De Rore - Le Vergine: 11 Madrigals | Etcetera KTC1630

De Rore - Le Vergine: 11 Madrigals

£12.69

Usually available for despatch within 3-5 working days

Label: Etcetera

Cat No: KTC1630

Format: CD

Number of Discs: 1

Genre: Vocal/Choral

Release Date: 2nd November 2018

Contents

Works

Rore, Cipriano de

Madrigali a 5 voci, Book 3
» no.1 Vergine bella
» no.2 Vergine saggia
» no.3 Vergine pura
» no.4 Vergine santa
» no.5 Vergine sola al mondo
» no.6 Vergine chiara
» no.7 Vergine, quante lagrime
» no.8 Vergine, tal'e terra
» no.9 Vergine, in cui ho tutta mia speranza
» no.10 Vergine humana
» no.11 Il di s'appressa

Artists

Currende

Conductor

Erik Van Nevel

Works

Rore, Cipriano de

Madrigali a 5 voci, Book 3
» no.1 Vergine bella
» no.2 Vergine saggia
» no.3 Vergine pura
» no.4 Vergine santa
» no.5 Vergine sola al mondo
» no.6 Vergine chiara
» no.7 Vergine, quante lagrime
» no.8 Vergine, tal'e terra
» no.9 Vergine, in cui ho tutta mia speranza
» no.10 Vergine humana
» no.11 Il di s'appressa

Artists

Currende

Conductor

Erik Van Nevel

About

The poetry of Francesco Petrarca has inspired many composers over the centuries. His sonnets and stanzas are highly musical in effect and appeal directly to the imagination.

Petrarch’s muse Laura was his continual and lifelong source of inspiration; his unrequited love for her throughout his life resulted in an ecstasy that reverberates throughout his literary works. The techniques of ornamentation that we have applied follow closely the ways in which melodies were decorated; we have also taken sources from the period that deal explicitly with ornamentation as our basis in this. De Rore’s contemporaries and followers often took his music as a source of inspiration; his most renowned madrigal Ancor che col partire is an excellent example of this.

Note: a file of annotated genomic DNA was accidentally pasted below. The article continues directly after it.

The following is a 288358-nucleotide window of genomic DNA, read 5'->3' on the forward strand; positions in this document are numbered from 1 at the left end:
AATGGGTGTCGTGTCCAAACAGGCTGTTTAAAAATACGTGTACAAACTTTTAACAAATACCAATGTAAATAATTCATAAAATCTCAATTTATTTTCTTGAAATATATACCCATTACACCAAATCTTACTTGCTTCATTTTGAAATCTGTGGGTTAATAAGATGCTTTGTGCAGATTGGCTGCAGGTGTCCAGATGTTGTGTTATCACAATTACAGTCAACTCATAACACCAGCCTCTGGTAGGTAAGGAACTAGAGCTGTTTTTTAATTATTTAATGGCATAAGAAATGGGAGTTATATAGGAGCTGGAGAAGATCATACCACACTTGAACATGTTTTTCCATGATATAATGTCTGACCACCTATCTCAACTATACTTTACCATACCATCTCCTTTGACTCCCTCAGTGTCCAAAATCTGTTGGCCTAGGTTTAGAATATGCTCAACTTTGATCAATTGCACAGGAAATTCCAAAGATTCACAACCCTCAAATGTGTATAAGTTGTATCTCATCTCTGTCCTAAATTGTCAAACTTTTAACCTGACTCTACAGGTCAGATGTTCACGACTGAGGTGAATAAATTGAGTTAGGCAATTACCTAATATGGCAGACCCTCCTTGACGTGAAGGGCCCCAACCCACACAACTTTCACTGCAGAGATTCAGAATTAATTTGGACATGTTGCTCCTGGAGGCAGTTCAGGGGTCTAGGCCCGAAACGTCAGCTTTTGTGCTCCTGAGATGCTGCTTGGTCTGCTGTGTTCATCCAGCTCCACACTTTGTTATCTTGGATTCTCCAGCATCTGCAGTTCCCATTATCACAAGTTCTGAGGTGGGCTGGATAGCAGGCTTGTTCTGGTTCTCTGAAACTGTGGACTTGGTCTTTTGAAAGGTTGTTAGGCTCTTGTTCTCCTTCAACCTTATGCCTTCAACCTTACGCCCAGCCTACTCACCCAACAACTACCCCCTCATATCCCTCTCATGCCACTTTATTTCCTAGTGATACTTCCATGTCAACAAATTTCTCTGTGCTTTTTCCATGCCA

De Rore took great care, however, that his use of the diminution technique did not affect the comprehension of the words and of the text in general. One of the madrigals is ornamented throughout in a most virtuoso manner and is here performed on the recorder, whilst the harpsichord presents the original vocal parts. For the better comprehension of the text and of Petrarch’s poetry in general, we have chosen to precede each madrigal with a reading of the Italian text by speakers who have full mastery of the subtleties of the language, thereby reinforcing the link between Petrarch’s splendid poetry and de Rore’s setting of it. Such a reading of the text, an artform in itself, also found its place in the project as a whole.

The combination of all of these techniques ensured not only that this cycle of eleven works is presented as an homogeneous whole, but also that the mood of each individual madrigal does not swiftly disappear after three minutes, with the listener now being surrounded by each piece’s musical and expressive frame for a longer period. This cycle when performed a cappella under normal circumstances lasts some thirty minutes; here, under these conditions, it involves almost one hour.

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